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Her-2
Mayo Clinic - Even Tiny Breast Tumors Can Be Aggressive and May Require Maximum Therapy
By Dross at 2007-12-17 22:07
 

SAN ANTONIO — Breast tumors that are 1 centimeter in size or smaller — no more than 0.4 inch in length — can still be very aggressive and may require more intensive therapy than is routinely offered today, say researchers at Mayo Clinic in Jacksonville, Fla.

The study, which is being presented at the San Antonio Breast Cancer Symposium, is one of the few that has looked at outcomes of women who have tiny tumors that have not spread to the lymph nodes. The findings suggest that outcome of two types of breast cancer — those classified as HER2 positive (HER2+) and triple negative — may not depend on size alone.

read more | 2889 reads

New Adjuvant Treatments for Breast Cancer Prove Cost-
By Dross at 2007-06-21 01:35
 

New Adjuvant Treatments for Breast Cancer Prove Cost-
Effective
                                       
New adjuvant treatments for breast cancer are cost-
effective at improving survival, according to two new
studies. Published in the August 1, 2007 issue of CANCER, a
peer-reviewed journal of the American Cancer Society, the
two studies looked at the cost-effectiveness of different
drugs for the management of adjuvant therapies for early

read more | 1457 reads

Jefferson researchers boost immune 'killer cells,' increase antibody effectiveness against cancer
By Dross at 2007-04-18 22:11
 

Researchers at the Kimmel Cancer Center at Jefferson in Philadelphia have devised a novel method to expand the number of immune system "natural killer (NK)" cells from blood cells outside the body. They have found that adding such cells to anti-cancer therapies involving monoclonal antibodyterm drugs is more effective in killing cancer cells, and perhaps someday may improve treatments.

 

Reporting April 18, 2007 at the annual meeting of the American Association for Cancer Research in Los Angeles, scientists led by Takami Sato, M.D., K. Hasumi Associate Professor of Medical Oncology at Jefferson Medical College of Thomas Jefferson University showed in laboratory studies that adding such NK cells to a monoclonal antibody, Herceptin, which targets the HER2/neu protein on breast cancer cells, was more efficient at killing the cancer cells. The HER2/neu protein is expressed in approximately one-quarter of all breast cancers.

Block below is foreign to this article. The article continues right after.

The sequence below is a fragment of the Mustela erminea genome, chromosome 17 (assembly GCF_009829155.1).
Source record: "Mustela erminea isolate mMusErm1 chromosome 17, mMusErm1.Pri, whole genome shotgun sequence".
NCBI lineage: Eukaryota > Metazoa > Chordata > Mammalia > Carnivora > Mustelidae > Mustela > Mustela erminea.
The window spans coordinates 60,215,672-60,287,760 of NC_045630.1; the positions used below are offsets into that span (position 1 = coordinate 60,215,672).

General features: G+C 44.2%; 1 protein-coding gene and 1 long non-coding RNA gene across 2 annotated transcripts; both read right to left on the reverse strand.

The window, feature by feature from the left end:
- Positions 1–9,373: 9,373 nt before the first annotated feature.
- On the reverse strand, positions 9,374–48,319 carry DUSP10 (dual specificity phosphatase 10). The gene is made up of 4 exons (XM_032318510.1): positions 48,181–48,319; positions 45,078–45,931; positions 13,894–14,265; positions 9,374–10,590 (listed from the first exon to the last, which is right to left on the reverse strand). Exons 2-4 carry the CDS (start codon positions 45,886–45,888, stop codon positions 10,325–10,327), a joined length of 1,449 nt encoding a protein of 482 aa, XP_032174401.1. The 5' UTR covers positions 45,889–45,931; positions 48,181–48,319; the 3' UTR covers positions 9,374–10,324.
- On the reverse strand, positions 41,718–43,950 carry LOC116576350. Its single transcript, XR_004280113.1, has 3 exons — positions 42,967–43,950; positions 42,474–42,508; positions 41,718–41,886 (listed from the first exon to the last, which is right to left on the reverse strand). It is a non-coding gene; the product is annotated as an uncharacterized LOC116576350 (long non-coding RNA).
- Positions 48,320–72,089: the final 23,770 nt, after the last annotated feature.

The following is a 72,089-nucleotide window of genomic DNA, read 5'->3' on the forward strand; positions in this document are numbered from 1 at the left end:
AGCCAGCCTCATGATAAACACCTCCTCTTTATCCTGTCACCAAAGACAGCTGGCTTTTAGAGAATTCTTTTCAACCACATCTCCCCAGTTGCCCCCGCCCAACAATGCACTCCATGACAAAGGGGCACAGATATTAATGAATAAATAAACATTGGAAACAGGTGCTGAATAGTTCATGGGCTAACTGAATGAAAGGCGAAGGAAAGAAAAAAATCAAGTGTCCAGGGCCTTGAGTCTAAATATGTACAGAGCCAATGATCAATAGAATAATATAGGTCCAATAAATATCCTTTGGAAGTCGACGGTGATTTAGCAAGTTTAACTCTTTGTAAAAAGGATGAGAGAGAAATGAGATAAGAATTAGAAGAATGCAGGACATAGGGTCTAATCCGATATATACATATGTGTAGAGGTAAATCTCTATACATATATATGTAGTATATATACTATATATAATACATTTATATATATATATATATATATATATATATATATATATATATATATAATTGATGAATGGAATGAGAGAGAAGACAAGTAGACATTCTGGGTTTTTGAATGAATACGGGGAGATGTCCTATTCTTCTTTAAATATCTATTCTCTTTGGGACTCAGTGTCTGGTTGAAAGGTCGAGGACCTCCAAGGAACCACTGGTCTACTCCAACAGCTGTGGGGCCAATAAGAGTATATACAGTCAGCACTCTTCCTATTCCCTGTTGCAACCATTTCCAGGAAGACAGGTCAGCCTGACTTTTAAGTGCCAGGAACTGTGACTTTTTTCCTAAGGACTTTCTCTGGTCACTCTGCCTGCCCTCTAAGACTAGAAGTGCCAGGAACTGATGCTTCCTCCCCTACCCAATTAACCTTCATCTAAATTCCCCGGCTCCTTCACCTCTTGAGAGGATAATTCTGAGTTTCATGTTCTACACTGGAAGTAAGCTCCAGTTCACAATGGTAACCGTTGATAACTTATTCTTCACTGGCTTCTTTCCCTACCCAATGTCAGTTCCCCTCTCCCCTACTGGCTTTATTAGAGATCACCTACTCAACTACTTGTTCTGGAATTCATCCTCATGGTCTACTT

read more | 1789 reads

Mechanisms Involved with Tumor Relapse Identified
By Dross at 2007-03-13 21:46
 

Researchers at Virginia Commonwealth University's Massey Cancer Center studying the interaction between the immune system and cancer cells have identified interferon gamma as one of the signaling proteins involved with tumor relapse.

The findings may help researchers develop tailored vaccines and other immunotherapeutic strategies to fight a number of cancers. Immunotherapy involves the manipulation of the immune system – by introducing an antibodyterm or lymphocytes, or immunization with a tumor vaccine – to recognize and eradicate tumor cells.

Using a transgenic mouse model of breast cancer, researchers found that interferon gamma, a cytokine or chemical messenger that is produced by cells of the immune system upon activation, plays a role in tumor relapse. In humans, interferon gamma is also produced by white blood cells of the immune system in response to invasion by pathogens or tumors in order to protect the host against infection or cancers. Production of interferon gamma by lymphocytes against tumors is considered a sign of good prognosis; however, recent study findings indicate that this may not be the case. The findings were reported in the March 2007 issue of the European Journal of Immunology, the official journal of the European Federation of Immunological Societies.

read more | 1172 reads

Creating New Life Forms That May Help Eradicate Cancer Affecting Women
By Dross at 2007-02-27 01:43
 

NORTH BRUNSWICK, N.J., -- Instead of using the usual cancer-fighting modalities, surgery, chemotherapyterm, or radiation, researchers from a drug development company called Advaxis, have embarked on a novel approach to fighting cancer: Engaging the immune system to attack cancer in the same the way it would a flu vaccine, by creating new life forms. Dr. Vafa Shahabi, Advaxis' Director of Research and Development, reports that because the human immune system is not designed to fight cancer on its own, she and her colleagues are trying to harness its power through a new kind of life form: specifically a family of vaccines, which they call Lovaxin. The vaccines are comprised of new strains of bacteria created in Advaxis' laboratory that are programmed to kill off specific cancers.

read more | 1462 reads

Why Her-2 has not been a magic bullet in Breast Cancer
By Dross at 2007-02-05 21:00
 

The success of the ABL-kinase inhibitor Gleevec in the treatment of BCR–ABL-driven leukaemiaterm (CML) raised hopes that drugs that target key kinases underlying other cancers, such as members of the human epidermal growth factor receptor (HER) family, might be similarly efficacious. However, several small-molecule inhibitors of HER family kinases have shown limited efficacy in HER2-driven breast cancers, despite effective inhibition of kinase activity. Writing in Nature, Sergina and colleagues now provide an explanation for this phenomenon: failure to completely inhibit the kinase activity of HER2 allows oncogenic signalling through the kinase-inactive family member HER3 to continue.

read more | 4 comments | 2098 reads

Phase II trial of peptide vaccine in breast cancer patients through the US Military Cancer Institute's Clinical Trials Group